This is a topic dear to my heart.
In the past 18 months I've run almost 500 Vocal Work outs. I have never felt more connected to my voice or myself but is a Vocal Work out different to a Vocal Warm up?
The answer is a BIG yes.
So, first, what's a warm up?
A warm up is a deeply personal thing, to take you mentally, physically and vocally to where you need to be: be it an audition, a gig, a presentation, or to find a place of vocal ease to take you through the day.
During ten year in the West End it was my nemesis. I'd do the show warm up, singing along with sweeping, 'Bella signoras,' and arpeggios, scales and sirens, ignoring the tightness that was growing. Then I'd do a tape (cassette? It was the early 2000s!) from my singing teacher in the dressing room, often repeated before act two, whilst continuing to siren sporadically every few minutes in the wings.
One day - voice half ragged and panicking because the director was in - a cast member told me to chill out and took me through a body scan in semi-supine. I stood up after five minutes feeling vocally better than I had in a year.
To me now, a decade later - not performing, full-time vocal coaching, a warm up is taking your given circumstances and guiding them to where they need to be.
It can - if you are lucky enough - be as simple as having a chat with a friend before an audition, engaging your voice and mind enough to set you up. You may be vocally ready but need to mentally warm up with meditation. You may need to go for a long walk to use the rhythm to give certainty to your brain and stop the chatter. You may need to spend some time in your lowest notes to connect you to your body. You might need to focus on massage or stretching or dance around the room to free your voice. You might need to spend ten minutes feeling the sound buzz around your face if you are someone who usually feels the opposite. To find any sound that makes everything feel free, and pleasurable, and efficient and spend a bit of time on it until you feel it's done it's job.
It's personal and mindful and goal orientated, and asks you to listen and respond and understand your own challenges and needs.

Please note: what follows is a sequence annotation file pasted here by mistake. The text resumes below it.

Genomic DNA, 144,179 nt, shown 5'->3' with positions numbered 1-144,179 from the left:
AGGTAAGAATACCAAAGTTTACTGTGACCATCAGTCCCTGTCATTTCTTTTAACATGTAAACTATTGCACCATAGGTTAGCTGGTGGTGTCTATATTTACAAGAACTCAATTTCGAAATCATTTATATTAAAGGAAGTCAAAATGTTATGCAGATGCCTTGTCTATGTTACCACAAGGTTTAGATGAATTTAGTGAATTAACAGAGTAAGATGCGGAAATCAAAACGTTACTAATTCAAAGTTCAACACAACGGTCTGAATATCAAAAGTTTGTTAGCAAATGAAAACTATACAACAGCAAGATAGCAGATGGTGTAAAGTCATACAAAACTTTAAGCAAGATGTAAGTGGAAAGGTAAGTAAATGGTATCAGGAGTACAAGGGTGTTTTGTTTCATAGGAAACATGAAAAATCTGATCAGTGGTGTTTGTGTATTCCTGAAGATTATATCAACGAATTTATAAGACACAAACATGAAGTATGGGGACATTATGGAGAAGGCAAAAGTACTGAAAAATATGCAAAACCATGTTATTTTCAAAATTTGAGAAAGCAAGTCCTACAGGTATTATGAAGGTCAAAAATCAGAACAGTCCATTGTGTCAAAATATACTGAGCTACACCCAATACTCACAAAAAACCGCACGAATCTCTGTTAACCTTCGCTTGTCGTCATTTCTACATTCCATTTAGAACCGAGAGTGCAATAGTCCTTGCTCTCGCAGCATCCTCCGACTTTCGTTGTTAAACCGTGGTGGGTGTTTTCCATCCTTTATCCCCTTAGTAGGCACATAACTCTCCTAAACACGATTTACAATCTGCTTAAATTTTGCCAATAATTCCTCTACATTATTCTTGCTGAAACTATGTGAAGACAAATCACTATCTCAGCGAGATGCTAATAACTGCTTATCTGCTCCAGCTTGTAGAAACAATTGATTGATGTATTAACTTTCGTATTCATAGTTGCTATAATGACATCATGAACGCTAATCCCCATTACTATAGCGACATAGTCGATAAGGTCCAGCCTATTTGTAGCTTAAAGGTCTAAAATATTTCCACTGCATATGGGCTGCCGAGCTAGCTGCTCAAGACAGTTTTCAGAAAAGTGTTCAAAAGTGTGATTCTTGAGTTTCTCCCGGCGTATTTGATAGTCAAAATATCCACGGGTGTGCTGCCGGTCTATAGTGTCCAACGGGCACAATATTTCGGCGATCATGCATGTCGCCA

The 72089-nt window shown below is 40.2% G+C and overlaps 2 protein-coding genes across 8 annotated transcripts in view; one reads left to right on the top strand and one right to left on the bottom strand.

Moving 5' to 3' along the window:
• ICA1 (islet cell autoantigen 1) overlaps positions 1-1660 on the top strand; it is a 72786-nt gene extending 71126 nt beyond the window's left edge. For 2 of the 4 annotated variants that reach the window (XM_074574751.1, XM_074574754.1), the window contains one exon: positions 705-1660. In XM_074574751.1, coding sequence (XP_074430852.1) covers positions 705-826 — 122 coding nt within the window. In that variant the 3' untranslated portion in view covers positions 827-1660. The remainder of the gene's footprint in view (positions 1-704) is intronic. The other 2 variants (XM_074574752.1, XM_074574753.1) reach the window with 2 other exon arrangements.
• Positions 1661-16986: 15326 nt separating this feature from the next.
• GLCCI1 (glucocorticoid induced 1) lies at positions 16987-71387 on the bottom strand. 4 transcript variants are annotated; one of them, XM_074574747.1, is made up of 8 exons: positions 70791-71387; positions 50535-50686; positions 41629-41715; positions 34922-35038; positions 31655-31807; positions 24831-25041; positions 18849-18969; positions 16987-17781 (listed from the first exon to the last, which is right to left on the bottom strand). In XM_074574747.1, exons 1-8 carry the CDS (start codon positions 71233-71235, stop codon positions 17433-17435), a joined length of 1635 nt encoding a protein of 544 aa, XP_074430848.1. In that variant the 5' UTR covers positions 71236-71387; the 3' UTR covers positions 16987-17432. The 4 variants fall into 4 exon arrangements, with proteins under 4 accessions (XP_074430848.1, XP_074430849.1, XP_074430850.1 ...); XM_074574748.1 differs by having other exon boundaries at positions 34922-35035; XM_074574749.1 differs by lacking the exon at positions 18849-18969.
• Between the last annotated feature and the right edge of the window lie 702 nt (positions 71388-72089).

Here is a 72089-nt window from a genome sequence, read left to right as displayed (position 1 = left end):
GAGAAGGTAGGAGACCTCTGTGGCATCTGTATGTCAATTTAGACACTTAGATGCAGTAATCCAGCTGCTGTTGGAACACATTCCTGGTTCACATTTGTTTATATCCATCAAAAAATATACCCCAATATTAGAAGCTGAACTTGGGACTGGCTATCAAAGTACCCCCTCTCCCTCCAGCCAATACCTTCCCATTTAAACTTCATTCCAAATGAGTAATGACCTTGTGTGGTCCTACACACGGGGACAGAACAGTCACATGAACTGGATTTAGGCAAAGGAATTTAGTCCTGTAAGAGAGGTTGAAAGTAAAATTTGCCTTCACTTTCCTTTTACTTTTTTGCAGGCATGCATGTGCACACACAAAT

But a work out?
A work out is a whole different ball game and - due to the conflict in terminology - is often dismissed. Compared to most physical careers, singers don't practise. We learn a song, go to monthly singing lessons but we don't 'work out'. By which, I mean, show up consistently and practise our craft with repetition and focus, to expand abilities and overcome challenges.
In those first six months of doing daily lockdown 'warm ups', I experimented with explaining what we did as 'vocal check ins', 'time for you and your voice', and landed on the Vocal Gym because it shifted the connotations from 'warming up' (for what?) to 'working out' (ah, that is something that makes me stronger. That is taking ownership)
The Vocal Gym™ is a safe space to explore your voice before entering the confines or associations of repertoire. Because jeez, the perimeters of a song can activate a need for 'perfection' that can stamp on all chances of personal growth. It is there always. Live every day. 24-7 on catch up.
We use the familiar structure of scales and simple sounds to focus on one concept or ideas, be that idea conceptual or one of applied science. To give ourselves a time each day to be mindful, and to breathe in and out for a legitimate amount of time, to activate the parasympathetic nervous system and reap the benefits (anti-inflammatory included) that circulate back to the benefits on vocal and mental health.
The scales act as structures to explore with awareness. It asks us to take 30 minutes a day to put a magnifying glass on one concept.
A lip trill can be explored in infinite ways. Jaw release can be interrogated within the terrains of contrasting vowels or intervals. We can do deep. Obsess with joy. Take an idea one day to discard the next as it didn't work for you. To feel how your voice changes day to day, over time, with different commands, intentions and on different vowels. To show up regularly and let good habits overtake detrimental ones.
The Vocal Gym™ runs daily mornings or evenings at www.thesingspace.com led by Rachel Lynes and guest coaches. Guest coaches 2020-21 include Line Hilton, Barbara Tanze, Jenevora Williams, Stephen king, Oren Boder (RADVOX), Amelia Carr, Becky Gillespie, Rosie Williamson, Patrick Jeremy.
Rachel Lynes -vocal coach
These articles aim to simplify and clarify. My aim is to give you clear exercises that make a big difference.